NEW YORK TIMES
Manny Fernandez | October 21, 2012
In a barrage of recent e-mails, telephone calls and letters to his office, Kevin Weldon has been called some of the worst things a Christian man in this predominantly Christian town can be called: un-Christian, and even anti-Christian.
“I’ve been in this business a long, long time,” said Mr. Weldon, the superintendent of the 1,300-student school district in Kountze, northeast of Houston. “People that know me know how I am. Even though I got those things, I’m going to be honest with you, this may sound very flippant, but it just went in one ear and out the other.”
Mr. Weldon, 53, is in a position that few superintendents in small-town Texas have found themselves: taking a stand on religious expression that has put him at odds with the majority of his students and his neighbors, not to mention the governor, the attorney general and, some in Kountze believe, his God.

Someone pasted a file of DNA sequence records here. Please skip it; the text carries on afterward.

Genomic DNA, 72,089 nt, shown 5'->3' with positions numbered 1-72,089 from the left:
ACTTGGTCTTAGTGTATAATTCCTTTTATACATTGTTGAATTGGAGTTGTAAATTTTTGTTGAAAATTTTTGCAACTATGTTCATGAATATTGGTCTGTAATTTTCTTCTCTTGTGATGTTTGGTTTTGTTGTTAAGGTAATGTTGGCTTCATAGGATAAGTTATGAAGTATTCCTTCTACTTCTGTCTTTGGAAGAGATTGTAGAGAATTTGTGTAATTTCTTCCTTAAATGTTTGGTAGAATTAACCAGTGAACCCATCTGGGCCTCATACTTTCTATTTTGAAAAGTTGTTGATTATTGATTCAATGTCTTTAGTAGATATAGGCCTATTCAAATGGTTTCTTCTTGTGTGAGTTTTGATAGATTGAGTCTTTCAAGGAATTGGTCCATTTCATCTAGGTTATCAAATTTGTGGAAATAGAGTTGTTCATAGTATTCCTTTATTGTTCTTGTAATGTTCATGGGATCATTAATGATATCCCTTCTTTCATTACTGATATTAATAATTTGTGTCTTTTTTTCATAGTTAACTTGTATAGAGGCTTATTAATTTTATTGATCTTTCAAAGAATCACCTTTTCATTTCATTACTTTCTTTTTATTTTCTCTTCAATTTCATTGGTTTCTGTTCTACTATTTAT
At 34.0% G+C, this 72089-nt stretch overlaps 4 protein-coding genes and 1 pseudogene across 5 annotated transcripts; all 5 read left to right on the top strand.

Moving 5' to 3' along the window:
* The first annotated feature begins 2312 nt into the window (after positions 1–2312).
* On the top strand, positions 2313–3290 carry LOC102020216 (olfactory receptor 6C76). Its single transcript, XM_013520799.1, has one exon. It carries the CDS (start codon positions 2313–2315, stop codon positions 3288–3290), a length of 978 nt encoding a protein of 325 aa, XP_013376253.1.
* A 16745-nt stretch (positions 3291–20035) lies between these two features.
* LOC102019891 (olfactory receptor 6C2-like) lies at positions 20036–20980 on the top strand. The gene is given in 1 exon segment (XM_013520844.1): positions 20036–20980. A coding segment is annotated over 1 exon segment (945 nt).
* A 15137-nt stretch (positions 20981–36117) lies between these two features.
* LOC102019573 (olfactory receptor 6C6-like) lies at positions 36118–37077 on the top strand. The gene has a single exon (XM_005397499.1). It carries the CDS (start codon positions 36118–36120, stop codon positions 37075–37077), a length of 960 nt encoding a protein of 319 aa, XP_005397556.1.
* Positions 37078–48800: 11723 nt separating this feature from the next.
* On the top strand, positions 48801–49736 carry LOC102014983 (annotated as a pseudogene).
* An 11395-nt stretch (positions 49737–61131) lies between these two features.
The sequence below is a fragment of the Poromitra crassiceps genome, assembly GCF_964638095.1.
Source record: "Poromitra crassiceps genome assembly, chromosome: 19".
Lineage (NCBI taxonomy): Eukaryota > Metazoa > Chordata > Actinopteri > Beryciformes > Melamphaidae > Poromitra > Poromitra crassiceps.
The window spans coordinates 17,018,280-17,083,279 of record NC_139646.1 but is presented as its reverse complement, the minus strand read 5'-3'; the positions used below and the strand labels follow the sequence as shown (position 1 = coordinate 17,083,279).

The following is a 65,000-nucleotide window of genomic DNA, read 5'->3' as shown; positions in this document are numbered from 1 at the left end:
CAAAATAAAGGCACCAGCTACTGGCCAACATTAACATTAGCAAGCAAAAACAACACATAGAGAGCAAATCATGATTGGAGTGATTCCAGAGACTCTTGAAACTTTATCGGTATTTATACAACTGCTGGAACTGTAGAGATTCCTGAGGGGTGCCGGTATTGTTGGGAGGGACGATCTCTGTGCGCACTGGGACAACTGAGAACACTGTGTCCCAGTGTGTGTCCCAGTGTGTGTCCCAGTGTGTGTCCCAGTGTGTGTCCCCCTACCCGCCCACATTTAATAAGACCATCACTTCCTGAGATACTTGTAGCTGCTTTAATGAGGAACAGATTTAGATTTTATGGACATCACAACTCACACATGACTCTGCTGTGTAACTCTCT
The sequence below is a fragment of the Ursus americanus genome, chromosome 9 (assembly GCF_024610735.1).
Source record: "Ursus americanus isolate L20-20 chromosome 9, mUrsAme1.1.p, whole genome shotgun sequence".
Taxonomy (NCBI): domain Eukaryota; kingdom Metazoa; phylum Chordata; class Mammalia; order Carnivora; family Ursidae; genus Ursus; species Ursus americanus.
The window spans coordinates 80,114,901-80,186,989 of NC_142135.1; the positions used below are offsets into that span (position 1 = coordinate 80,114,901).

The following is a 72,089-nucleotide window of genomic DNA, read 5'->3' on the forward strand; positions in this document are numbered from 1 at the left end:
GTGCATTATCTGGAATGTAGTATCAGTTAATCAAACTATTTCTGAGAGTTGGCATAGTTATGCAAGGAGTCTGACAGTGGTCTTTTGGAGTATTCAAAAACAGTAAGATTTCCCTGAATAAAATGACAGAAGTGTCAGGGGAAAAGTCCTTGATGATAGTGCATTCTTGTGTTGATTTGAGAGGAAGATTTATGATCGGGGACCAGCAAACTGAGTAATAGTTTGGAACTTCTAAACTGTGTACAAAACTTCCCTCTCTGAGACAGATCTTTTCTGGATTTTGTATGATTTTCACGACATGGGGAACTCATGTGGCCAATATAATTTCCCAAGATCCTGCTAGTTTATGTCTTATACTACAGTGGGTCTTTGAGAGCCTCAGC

After consulting with lawyers, Mr. Weldon banned the district’s cheerleaders from putting Bible verses on the banners they hoist at the beginning of football games, out of concern that the signs were unlawful and amounted to school-sanctioned religious expression.